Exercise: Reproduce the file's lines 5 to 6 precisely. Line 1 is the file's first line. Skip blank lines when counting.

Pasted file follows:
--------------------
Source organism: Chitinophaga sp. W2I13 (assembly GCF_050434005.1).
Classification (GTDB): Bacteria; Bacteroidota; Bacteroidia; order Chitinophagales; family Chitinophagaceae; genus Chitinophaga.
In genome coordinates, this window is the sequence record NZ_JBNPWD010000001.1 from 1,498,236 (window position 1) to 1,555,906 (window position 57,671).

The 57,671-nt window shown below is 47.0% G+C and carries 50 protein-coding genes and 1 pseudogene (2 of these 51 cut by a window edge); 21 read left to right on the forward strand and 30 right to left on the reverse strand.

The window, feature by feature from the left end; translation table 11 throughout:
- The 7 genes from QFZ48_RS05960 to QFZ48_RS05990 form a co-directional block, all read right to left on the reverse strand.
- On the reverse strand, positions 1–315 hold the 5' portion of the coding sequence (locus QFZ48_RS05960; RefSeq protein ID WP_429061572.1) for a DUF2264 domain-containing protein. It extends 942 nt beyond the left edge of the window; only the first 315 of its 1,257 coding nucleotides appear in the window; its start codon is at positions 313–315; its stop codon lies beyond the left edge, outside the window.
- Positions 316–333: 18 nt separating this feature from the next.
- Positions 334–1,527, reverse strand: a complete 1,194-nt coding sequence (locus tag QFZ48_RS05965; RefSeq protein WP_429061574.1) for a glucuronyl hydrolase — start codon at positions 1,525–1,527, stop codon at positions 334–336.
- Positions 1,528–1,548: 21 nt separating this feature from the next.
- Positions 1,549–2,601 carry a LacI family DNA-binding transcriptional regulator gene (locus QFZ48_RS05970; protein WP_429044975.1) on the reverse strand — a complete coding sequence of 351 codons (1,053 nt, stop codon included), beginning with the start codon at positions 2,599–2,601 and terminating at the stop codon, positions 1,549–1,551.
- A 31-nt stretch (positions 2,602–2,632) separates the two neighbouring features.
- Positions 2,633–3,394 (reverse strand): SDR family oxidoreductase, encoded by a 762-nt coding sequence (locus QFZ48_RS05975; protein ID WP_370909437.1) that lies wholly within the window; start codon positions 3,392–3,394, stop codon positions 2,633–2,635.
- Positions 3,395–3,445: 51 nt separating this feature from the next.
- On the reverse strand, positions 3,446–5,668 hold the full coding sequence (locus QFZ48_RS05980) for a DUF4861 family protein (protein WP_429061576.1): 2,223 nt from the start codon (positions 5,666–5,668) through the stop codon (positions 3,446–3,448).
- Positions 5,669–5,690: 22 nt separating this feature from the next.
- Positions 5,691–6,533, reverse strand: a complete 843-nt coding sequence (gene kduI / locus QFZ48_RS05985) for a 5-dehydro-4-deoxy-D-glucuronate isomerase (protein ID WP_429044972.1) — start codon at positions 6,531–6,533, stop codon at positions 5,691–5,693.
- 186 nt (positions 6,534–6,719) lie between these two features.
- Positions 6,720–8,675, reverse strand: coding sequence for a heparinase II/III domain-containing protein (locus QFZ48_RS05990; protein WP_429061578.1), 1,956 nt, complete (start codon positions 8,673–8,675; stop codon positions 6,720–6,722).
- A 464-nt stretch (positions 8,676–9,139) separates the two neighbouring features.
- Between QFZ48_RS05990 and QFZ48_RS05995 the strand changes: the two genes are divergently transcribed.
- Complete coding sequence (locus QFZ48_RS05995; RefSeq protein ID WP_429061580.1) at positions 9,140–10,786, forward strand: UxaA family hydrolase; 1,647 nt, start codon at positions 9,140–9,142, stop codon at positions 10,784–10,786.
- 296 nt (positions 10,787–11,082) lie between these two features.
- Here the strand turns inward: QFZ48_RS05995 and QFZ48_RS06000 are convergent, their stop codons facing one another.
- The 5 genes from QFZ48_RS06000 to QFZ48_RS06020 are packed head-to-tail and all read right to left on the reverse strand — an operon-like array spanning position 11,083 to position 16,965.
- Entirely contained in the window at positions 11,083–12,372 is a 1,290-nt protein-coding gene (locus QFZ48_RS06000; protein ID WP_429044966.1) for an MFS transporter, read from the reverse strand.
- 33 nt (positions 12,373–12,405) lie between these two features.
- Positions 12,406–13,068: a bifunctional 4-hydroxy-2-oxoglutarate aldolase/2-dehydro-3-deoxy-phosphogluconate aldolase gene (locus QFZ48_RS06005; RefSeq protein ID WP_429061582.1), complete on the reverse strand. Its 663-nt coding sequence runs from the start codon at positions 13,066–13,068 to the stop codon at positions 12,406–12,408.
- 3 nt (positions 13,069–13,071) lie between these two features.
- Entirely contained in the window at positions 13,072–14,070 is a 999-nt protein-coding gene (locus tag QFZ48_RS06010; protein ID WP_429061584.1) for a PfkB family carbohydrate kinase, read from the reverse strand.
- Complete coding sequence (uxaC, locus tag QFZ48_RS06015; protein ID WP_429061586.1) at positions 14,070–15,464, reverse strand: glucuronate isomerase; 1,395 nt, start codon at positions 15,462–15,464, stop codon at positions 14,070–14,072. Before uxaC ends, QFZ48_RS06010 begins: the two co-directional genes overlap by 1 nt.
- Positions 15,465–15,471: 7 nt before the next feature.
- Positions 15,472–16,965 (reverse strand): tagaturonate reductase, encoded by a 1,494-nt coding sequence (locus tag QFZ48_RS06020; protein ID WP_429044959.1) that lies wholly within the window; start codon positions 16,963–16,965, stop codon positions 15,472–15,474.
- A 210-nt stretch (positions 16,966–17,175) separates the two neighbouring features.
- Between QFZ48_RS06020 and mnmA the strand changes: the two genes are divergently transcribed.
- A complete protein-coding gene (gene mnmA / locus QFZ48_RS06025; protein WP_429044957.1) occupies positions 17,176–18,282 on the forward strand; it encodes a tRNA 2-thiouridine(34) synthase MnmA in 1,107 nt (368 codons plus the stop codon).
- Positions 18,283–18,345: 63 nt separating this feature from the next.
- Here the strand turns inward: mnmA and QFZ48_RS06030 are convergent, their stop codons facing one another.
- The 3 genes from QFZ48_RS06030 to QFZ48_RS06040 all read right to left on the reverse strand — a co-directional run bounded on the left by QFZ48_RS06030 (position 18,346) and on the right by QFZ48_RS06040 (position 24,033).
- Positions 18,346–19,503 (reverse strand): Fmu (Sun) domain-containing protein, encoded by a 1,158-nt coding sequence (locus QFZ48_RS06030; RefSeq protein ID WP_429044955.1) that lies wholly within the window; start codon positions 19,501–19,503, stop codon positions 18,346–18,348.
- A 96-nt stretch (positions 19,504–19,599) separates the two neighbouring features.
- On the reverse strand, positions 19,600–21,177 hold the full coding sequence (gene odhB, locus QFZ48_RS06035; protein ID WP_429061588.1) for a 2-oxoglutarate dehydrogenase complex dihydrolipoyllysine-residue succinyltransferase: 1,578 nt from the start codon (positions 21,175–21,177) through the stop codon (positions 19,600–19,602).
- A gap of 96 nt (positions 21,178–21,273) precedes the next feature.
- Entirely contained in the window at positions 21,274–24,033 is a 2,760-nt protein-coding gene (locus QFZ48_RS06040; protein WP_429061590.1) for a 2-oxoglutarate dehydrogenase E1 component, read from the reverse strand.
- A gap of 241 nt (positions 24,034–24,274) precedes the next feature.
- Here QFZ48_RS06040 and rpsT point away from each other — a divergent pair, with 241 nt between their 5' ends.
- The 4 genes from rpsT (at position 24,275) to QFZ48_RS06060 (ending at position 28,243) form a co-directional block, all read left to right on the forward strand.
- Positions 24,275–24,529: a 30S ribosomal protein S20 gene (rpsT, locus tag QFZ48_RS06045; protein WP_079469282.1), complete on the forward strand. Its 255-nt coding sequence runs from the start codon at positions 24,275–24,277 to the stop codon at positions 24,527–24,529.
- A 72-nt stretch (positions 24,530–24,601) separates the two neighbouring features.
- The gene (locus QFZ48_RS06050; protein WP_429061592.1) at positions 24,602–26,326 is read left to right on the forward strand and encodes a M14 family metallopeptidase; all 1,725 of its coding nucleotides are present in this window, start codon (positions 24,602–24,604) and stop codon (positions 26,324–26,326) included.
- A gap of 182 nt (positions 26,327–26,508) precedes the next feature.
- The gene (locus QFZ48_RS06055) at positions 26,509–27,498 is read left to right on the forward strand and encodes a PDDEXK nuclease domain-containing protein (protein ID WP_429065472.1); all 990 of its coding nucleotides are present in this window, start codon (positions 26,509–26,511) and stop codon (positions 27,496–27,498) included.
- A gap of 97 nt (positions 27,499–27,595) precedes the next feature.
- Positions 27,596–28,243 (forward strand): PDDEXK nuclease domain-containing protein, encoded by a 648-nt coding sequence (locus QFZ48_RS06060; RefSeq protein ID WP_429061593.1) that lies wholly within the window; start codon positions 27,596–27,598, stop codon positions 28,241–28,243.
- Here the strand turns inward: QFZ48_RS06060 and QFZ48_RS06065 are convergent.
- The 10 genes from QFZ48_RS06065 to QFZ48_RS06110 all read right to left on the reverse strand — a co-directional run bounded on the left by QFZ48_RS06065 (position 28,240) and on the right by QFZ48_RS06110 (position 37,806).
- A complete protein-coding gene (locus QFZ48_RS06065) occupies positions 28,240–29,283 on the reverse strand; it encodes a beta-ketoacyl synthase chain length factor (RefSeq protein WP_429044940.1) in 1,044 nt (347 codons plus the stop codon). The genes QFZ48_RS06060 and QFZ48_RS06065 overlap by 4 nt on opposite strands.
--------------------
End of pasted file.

The window, feature by feature from the left end; translation table 11 throughout:
- The 7 genes from QFZ48_RS05960 to QFZ48_RS05990 form a co-directional block, all read right to left on the reverse strand.